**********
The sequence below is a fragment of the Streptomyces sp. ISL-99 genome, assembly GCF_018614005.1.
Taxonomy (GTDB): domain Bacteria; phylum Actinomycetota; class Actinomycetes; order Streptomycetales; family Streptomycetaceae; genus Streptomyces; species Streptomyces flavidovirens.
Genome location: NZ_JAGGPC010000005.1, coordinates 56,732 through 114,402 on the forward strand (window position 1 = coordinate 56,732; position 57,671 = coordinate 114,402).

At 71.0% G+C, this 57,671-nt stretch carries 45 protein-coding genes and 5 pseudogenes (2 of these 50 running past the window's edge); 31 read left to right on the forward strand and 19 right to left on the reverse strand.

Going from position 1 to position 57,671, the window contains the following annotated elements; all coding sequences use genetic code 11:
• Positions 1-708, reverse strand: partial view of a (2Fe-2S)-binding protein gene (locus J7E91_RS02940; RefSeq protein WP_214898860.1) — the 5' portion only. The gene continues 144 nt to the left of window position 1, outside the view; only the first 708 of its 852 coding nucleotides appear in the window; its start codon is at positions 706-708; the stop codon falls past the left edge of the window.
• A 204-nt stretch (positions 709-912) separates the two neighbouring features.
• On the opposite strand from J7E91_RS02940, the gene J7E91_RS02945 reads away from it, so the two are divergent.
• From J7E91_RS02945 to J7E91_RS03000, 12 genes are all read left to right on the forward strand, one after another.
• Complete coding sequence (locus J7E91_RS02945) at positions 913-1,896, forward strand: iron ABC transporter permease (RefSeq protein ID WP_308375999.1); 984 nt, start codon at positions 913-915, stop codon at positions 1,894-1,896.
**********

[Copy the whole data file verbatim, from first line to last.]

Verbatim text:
The sequence below is a fragment of the Streptomyces sp. ISL-99 genome, assembly GCF_018614005.1.
Taxonomy (GTDB): domain Bacteria; phylum Actinomycetota; class Actinomycetes; order Streptomycetales; family Streptomycetaceae; genus Streptomyces; species Streptomyces flavidovirens.
Genome location: NZ_JAGGPC010000005.1, coordinates 56,732 through 114,402 on the forward strand (window position 1 = coordinate 56,732; position 57,671 = coordinate 114,402).

At 71.0% G+C, this 57,671-nt stretch carries 45 protein-coding genes and 5 pseudogenes (2 of these 50 running past the window's edge); 31 read left to right on the forward strand and 19 right to left on the reverse strand.

Going from position 1 to position 57,671, the window contains the following annotated elements; all coding sequences use genetic code 11:
• Positions 1-708, reverse strand: partial view of a (2Fe-2S)-binding protein gene (locus J7E91_RS02940; RefSeq protein WP_214898860.1) — the 5' portion only. The gene continues 144 nt to the left of window position 1, outside the view; only the first 708 of its 852 coding nucleotides appear in the window; its start codon is at positions 706-708; the stop codon falls past the left edge of the window.
• A 204-nt stretch (positions 709-912) separates the two neighbouring features.
• On the opposite strand from J7E91_RS02940, the gene J7E91_RS02945 reads away from it, so the two are divergent.
• From J7E91_RS02945 to J7E91_RS03000, 12 genes are all read left to right on the forward strand, one after another.
• Complete coding sequence (locus J7E91_RS02945) at positions 913-1,896, forward strand: iron ABC transporter permease (RefSeq protein ID WP_308375999.1); 984 nt, start codon at positions 913-915, stop codon at positions 1,894-1,896.